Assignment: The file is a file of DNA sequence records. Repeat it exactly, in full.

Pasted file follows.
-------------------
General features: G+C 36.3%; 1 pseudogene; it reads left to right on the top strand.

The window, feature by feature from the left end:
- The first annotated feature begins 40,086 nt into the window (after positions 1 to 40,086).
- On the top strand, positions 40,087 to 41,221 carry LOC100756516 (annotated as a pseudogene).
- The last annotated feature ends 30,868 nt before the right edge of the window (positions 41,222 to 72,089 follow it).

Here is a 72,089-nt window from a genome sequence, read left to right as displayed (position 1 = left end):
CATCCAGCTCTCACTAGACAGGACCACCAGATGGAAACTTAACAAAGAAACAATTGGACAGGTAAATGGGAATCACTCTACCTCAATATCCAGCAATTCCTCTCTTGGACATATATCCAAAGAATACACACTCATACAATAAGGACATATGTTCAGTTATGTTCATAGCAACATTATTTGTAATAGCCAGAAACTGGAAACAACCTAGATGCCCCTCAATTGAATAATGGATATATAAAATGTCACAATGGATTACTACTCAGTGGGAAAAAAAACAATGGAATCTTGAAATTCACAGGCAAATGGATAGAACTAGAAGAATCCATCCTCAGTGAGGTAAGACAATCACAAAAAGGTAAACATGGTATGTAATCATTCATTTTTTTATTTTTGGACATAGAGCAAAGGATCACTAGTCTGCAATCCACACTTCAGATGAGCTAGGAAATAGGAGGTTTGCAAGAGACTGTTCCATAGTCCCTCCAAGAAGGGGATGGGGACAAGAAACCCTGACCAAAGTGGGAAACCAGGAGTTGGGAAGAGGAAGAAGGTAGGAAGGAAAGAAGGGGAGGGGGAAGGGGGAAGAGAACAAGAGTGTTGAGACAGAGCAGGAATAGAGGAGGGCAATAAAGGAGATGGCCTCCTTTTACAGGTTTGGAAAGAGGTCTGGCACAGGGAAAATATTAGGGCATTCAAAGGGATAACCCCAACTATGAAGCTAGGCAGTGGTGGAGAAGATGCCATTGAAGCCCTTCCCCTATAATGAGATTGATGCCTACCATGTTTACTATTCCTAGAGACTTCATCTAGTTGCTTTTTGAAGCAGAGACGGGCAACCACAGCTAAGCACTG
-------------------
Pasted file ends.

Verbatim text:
General features: G+C 36.3%; 1 pseudogene; it reads left to right on the top strand.

The window, feature by feature from the left end:
- The first annotated feature begins 40,086 nt into the window (after positions 1 to 40,086).
- On the top strand, positions 40,087 to 41,221 carry LOC100756516 (annotated as a pseudogene).
- The last annotated feature ends 30,868 nt before the right edge of the window (positions 41,222 to 72,089 follow it).

Here is a 72,089-nt window from a genome sequence, read left to right as displayed (position 1 = left end):
CATCCAGCTCTCACTAGACAGGACCACCAGATGGAAACTTAACAAAGAAACAATTGGACAGGTAAATGGGAATCACTCTACCTCAATATCCAGCAATTCCTCTCTTGGACATATATCCAAAGAATACACACTCATACAATAAGGACATATGTTCAGTTATGTTCATAGCAACATTATTTGTAATAGCCAGAAACTGGAAACAACCTAGATGCCCCTCAATTGAATAATGGATATATAAAATGTCACAATGGATTACTACTCAGTGGGAAAAAAAACAATGGAATCTTGAAATTCACAGGCAAATGGATAGAACTAGAAGAATCCATCCTCAGTGAGGTAAGACAATCACAAAAAGGTAAACATGGTATGTAATCATTCATTTTTTTATTTTTGGACATAGAGCAAAGGATCACTAGTCTGCAATCCACACTTCAGATGAGCTAGGAAATAGGAGGTTTGCAAGAGACTGTTCCATAGTCCCTCCAAGAAGGGGATGGGGACAAGAAACCCTGACCAAAGTGGGAAACCAGGAGTTGGGAAGAGGAAGAAGGTAGGAAGGAAAGAAGGGGAGGGGGAAGGGGGAAGAGAACAAGAGTGTTGAGACAGAGCAGGAATAGAGGAGGGCAATAAAGGAGATGGCCTCCTTTTACAGGTTTGGAAAGAGGTCTGGCACAGGGAAAATATTAGGGCATTCAAAGGGATAACCCCAACTATGAAGCTAGGCAGTGGTGGAGAAGATGCCATTGAAGCCCTTCCCCTATAATGAGATTGATGCCTACCATGTTTACTATTCCTAGAGACTTCATCTAGTTGCTTTTTGAAGCAGAGACGGGCAACCACAGCTAAGCACTG